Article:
Perjury in a Bankruptcy Case
When you file your bankruptcy case, you'll have to provide lots of lots of individual pieces of information. Once all that info is gathered, you'll put together into documents called the schedules and the statement of financial affairs. All of these documents must be signed under "penalty of perjury," an alternative to swearing or affirming to tell the truth. It does not require that an officer of the court, like a notary, administer an oath.
Instead, when you sign under penalty of perjury, you understand that you could be prosecuted for signing the documents if the information is wrong or incomplete and you knew that at the time of signing.
Definition of Perjury
Under federal law, perjury is defined this way at 18 U.S.C. Sec. 1621:
(1) having taken an oath before a competent tribunal, officer, or person, in any case in which a law of the United States authorizes an oath to be administered, that he will testify, declare, depose, or certify truly, or that any written testimony, declaration, deposition, or certificate by him subscribed, is true, willfully and contrary to such oath states or subscribes any material matter which he does not believe to be true; or
(2) in any declaration, certificate, verification, or statement under penalty of perjury as permitted under section 1746 of title 28, United States Code, willfully subscribes as true any material matter which he does not believe to be true; is guilty of perjury and shall, except as otherwise expressly provided by law, be fined under this title or imprisoned not more than five years, or both. This section is applicable whether the statement or subscription is made within or without the United States.
In other words, the information is material (important), and if you lie about it or you omit it, you've committed perjury.
Ways to Commit Perjury:
Here is a shortlist of some of the ways you can commit perjury in a bankruptcy case.
- Listing a false address, false name, or false Social Security number
- Failing to list all names used in the previous 8 years
- Failing to list all the times you've filed bankruptcy in the previous 8 years
- Failing to list all your creditors, property, income, or expenses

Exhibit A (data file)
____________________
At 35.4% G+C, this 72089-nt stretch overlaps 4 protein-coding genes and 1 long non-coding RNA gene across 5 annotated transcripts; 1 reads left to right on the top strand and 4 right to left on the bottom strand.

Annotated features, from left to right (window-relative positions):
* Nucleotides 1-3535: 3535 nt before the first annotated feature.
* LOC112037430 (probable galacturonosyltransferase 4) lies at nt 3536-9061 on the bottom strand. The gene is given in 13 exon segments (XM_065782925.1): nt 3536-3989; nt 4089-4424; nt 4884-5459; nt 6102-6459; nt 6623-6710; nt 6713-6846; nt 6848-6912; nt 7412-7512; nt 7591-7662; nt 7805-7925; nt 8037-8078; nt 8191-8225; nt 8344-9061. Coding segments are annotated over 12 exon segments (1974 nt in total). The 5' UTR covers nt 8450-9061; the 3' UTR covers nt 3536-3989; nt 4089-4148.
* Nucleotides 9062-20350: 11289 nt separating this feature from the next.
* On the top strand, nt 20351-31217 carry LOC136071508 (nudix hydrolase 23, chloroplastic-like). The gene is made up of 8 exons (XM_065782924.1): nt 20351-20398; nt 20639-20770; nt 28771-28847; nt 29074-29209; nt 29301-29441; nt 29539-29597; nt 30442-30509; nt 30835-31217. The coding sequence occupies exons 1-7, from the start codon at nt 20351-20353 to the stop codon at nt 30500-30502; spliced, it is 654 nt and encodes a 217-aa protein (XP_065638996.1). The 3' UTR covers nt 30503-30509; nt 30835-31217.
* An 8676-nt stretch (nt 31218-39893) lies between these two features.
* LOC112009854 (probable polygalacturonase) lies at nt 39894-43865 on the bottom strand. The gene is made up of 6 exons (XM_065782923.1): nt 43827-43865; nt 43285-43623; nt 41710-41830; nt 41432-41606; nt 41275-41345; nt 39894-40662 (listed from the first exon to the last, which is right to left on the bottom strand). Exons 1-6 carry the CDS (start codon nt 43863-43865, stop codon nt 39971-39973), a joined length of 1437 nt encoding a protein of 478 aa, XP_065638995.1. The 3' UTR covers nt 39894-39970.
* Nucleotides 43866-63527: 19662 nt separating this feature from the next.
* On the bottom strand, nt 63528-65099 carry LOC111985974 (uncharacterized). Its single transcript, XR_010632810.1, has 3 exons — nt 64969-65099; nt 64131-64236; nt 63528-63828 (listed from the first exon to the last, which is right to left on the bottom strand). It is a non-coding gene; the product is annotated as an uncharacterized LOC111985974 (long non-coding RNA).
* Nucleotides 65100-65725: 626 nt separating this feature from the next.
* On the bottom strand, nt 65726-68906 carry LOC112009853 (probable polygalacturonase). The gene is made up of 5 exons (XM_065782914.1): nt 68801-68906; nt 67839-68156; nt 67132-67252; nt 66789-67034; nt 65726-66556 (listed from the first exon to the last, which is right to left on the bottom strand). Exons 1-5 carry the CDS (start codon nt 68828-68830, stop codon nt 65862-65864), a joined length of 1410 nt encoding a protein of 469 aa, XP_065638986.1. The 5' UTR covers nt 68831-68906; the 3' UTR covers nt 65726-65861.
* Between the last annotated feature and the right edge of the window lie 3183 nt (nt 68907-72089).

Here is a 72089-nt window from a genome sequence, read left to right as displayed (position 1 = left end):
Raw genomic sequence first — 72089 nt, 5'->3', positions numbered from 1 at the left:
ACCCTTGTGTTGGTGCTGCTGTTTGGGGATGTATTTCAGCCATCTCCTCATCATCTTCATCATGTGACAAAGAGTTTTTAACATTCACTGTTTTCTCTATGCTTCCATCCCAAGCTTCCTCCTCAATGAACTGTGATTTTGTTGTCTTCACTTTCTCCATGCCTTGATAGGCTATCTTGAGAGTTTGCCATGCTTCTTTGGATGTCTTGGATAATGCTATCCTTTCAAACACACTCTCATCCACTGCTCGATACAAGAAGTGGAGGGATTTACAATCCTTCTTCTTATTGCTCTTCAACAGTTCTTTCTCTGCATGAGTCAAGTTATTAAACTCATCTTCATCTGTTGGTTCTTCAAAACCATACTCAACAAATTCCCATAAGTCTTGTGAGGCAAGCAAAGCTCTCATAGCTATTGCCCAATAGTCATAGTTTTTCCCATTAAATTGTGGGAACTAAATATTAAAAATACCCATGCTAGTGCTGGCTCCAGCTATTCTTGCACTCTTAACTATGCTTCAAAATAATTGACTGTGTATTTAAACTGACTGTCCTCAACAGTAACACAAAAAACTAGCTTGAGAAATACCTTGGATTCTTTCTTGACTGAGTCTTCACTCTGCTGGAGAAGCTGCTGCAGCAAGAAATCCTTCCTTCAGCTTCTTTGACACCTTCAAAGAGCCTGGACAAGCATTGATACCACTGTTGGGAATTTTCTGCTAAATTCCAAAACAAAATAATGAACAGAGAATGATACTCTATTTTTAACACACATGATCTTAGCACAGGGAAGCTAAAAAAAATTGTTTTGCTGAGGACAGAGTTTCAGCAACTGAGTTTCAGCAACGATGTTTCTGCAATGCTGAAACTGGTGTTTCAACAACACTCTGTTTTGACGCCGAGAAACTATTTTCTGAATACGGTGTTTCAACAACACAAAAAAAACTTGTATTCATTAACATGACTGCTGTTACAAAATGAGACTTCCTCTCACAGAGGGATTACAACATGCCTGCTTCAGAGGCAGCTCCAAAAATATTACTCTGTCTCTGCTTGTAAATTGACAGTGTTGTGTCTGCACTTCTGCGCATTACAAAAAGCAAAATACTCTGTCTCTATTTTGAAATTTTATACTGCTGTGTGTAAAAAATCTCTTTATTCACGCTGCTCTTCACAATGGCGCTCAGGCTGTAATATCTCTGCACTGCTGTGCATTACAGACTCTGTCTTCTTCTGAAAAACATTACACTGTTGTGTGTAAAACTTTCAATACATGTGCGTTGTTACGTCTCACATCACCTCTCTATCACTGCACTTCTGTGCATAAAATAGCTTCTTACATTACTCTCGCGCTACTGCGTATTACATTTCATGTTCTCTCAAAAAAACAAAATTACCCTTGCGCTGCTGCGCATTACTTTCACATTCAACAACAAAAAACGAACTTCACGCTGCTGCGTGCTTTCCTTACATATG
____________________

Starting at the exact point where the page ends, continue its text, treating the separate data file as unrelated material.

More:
- Lying about the types of income or expenses you have
- Failing to answer or lying in your answers to the statement of financial affairs
- Lying or omitting information on when giving testimony in bankruptcy court or in deposition in a bankruptcy case
- Lying or omitting information in a meeting of creditors
If you're thinking about lying to the bankruptcy court or committing bankruptcy fraud, please know that the Department of Justice has seen it all. Here's a list of the some of the infractions that the federal government might charge you with when lie to the bankruptcy court or commit fraud on your creditors: Dept of Justice bankruptcy sample indictments
Most of the infractions listed above are felonies under federal law. Felonies generally carry a higher penalty than do misdemeanors or civil infractions. All are serious penalties for a serious crime.
- Prison: If you are convicted of committing perjury in connection with your bankruptcy case, you can go to federal prison for up to five years for each count. See 18 U.S.C. Sec. 152.
- Fines: In addition to going to prison, you can be fined up to $250,000. See 18 U.S.C. Sec. 3571.
- Restitution: If your perjury caused harm to another, you can be ordered to pay restitution.
- Loss of Discharge: Specific to bankruptcy, you can lose your discharge or lose the discharge of certain debts, but still be required to forfeit non-exempt property.
- Loss of Rights and Privileges: Once convicted of a felony, you can also be denied these rights and privileges of citizenship:
- possess a firearm
- enlist in the armed forces
- serve on a jury
- certain federal benefits
- hold federal office or employment
- Affect on immigration status: being convicted of a bankruptcy crime can also negatively affect your immigration status and your application for citizenship.
Can you really go to jail for lying on your bankruptcy paperwork?
Indeed you can. Read on:
Updated by Carron E. Nicks January 2018